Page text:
Chronology of Religious Life in America by Russell O. Wright
By Russell O. Wright
This chronology starts off with an summary of non secular existence within the usa, after which specializes in advancements from the cost of Jamestown through Anglican settlers in 1607 to the Catholic backlash created according to Nancy Pelosi's overdue 2008 Meet the clicking reviews at the church's perspectives of abortion. appendices concentrate on the distribution of significant non secular teams within the usa and the distribution of assorted Christian spiritual denominations within the nation.
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No dissent was expected or tolerated. 1647— Peter Stuyvesant took over as director general of the Dutch colony including New Amsterdam (see listing for 1629). He was dismayed by the many religions ﬂourishing there as a result of the general religious tolerance practiced by the West Indies Company even though the Dutch Reformed Church was the ofﬁcial church of the colony. Stuyvesant initially told the West Indies Company he was going to tell some Jews who immigrated in 1654 (see listing) to move on for the good of the settlement, but when the Jewish immigrants protested to the 30 1651 West Indies Company, the company gave them permission to stay and trade within the settlement as long as their poor did not become a burden to the community.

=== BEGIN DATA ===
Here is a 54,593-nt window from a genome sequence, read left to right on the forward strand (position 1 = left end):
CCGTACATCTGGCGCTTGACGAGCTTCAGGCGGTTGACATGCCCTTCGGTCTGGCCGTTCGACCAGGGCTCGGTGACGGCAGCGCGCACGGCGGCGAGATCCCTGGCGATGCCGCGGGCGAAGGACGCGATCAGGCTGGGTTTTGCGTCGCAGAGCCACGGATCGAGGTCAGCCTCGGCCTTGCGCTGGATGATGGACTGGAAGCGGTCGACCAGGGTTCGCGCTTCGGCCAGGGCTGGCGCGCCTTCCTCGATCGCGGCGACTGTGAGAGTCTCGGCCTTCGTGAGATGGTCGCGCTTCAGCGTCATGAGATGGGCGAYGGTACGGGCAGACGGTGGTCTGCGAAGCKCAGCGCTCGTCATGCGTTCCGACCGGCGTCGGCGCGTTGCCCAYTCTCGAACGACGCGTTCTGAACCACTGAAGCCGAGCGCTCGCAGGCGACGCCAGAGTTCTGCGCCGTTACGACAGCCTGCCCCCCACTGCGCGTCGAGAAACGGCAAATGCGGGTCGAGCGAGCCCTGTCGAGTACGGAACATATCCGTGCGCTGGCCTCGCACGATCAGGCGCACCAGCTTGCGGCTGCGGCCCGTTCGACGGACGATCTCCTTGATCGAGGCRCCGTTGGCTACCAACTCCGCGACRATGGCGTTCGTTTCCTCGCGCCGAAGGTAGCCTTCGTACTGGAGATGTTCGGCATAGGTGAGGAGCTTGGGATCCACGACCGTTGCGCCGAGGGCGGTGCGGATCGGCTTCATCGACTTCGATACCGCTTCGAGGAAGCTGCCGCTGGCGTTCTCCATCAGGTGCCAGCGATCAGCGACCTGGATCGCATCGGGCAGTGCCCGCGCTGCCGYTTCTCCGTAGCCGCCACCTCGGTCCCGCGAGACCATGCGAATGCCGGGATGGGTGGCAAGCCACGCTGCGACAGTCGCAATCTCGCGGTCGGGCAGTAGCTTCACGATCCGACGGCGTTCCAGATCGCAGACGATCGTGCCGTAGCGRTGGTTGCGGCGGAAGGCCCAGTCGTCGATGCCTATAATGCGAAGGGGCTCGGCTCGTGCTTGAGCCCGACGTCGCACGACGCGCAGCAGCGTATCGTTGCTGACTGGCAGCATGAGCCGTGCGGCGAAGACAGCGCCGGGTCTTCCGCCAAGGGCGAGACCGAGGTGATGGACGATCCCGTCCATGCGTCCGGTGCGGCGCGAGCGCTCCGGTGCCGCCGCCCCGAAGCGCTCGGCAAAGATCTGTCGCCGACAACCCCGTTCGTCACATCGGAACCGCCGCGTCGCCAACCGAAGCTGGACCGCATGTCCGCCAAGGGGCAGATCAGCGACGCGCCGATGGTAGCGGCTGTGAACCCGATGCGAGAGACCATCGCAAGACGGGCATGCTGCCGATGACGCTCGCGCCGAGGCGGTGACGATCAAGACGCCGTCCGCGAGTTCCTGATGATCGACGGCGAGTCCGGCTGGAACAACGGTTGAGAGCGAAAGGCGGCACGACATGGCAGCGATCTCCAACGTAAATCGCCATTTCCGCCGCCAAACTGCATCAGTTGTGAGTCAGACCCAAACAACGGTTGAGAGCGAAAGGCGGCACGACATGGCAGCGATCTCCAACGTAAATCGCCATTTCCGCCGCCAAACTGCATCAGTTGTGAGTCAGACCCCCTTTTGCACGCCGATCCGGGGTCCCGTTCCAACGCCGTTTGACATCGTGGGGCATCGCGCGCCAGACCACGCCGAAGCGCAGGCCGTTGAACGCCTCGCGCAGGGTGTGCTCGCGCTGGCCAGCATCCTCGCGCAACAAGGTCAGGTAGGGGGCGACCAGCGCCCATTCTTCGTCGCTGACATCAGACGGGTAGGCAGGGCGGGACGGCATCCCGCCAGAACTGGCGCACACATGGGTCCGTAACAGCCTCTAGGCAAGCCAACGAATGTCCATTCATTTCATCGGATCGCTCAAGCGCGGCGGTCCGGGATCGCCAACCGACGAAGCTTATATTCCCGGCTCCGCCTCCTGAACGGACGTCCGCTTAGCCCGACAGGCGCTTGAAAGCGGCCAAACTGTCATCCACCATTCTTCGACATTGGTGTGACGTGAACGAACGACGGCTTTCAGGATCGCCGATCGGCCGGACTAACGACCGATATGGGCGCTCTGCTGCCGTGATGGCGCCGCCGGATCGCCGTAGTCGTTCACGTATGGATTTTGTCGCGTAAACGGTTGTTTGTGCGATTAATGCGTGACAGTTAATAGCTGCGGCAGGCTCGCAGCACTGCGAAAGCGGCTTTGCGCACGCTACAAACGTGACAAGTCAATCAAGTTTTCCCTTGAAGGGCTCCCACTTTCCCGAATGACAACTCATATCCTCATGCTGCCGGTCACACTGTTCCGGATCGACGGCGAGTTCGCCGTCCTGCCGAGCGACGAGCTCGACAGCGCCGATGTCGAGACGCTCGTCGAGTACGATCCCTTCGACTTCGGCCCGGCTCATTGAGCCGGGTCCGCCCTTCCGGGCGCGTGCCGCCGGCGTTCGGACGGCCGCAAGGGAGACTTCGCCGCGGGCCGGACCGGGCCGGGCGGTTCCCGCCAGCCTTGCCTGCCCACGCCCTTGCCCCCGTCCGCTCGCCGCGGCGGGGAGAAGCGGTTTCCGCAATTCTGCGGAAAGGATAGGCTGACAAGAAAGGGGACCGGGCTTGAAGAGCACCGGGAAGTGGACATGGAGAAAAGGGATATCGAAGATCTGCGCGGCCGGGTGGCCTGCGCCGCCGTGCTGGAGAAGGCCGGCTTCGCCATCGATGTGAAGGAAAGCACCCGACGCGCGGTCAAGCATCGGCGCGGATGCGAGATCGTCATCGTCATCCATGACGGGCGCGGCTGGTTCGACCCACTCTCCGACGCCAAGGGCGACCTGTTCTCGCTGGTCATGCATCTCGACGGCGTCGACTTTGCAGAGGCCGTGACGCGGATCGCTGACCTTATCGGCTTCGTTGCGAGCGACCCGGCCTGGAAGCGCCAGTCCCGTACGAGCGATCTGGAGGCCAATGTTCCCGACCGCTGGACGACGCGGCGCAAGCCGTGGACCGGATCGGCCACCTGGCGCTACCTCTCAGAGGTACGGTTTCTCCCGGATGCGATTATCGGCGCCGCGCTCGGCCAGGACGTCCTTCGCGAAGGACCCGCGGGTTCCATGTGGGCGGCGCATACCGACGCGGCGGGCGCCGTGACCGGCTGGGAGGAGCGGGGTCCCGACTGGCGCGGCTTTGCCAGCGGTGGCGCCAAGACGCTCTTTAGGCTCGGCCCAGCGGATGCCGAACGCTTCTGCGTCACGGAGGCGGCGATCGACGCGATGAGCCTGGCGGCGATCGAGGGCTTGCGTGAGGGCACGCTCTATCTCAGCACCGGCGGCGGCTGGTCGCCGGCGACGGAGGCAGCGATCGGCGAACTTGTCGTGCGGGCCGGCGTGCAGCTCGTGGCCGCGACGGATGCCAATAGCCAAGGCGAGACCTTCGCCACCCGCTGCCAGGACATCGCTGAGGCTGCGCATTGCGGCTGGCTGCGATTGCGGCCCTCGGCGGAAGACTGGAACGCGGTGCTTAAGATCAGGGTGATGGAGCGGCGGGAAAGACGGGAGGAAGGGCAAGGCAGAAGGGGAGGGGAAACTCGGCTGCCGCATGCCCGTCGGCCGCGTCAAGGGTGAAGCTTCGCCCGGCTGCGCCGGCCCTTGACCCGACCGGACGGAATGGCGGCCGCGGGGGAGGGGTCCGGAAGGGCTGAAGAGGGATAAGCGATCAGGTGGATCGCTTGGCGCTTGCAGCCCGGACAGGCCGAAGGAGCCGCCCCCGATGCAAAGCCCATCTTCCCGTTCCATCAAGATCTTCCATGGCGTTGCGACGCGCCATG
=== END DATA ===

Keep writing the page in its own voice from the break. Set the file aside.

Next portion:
The religious life was very important to the original colonists, but only their own religion was readily tolerated in many places. August 1619— The Dutch brought the ﬁrst black laborers to Jamestown, Virginia. There is some dispute whether the blacks were brought as slaves or as indentured servants (workers who traded several years of labor for passage and then eventual freedom). Whatever the status of the 1619 group, slavery was legalized in the area and in full swing by 1650. The cheap labor was crucial to the proﬁtable cultivation of tobacco and other crops that were labor intensive.
Williams, who had come to Boston in 1631 as a Puritan minister, was charged with disagreeing with the Puritan authority, espousing freedom of religion, and asserting that no attempt had been made to fairly compensate the native Indians for the land the Puritans had simply taken from the Indians. Williams readily admitted these “crimes,” and although the court had agreed to delay his expulsion until the upcoming winter was over if Williams would hold his tongue until then, Williams left the following January when he heard of a plot to send him back to England for continuing to speak out.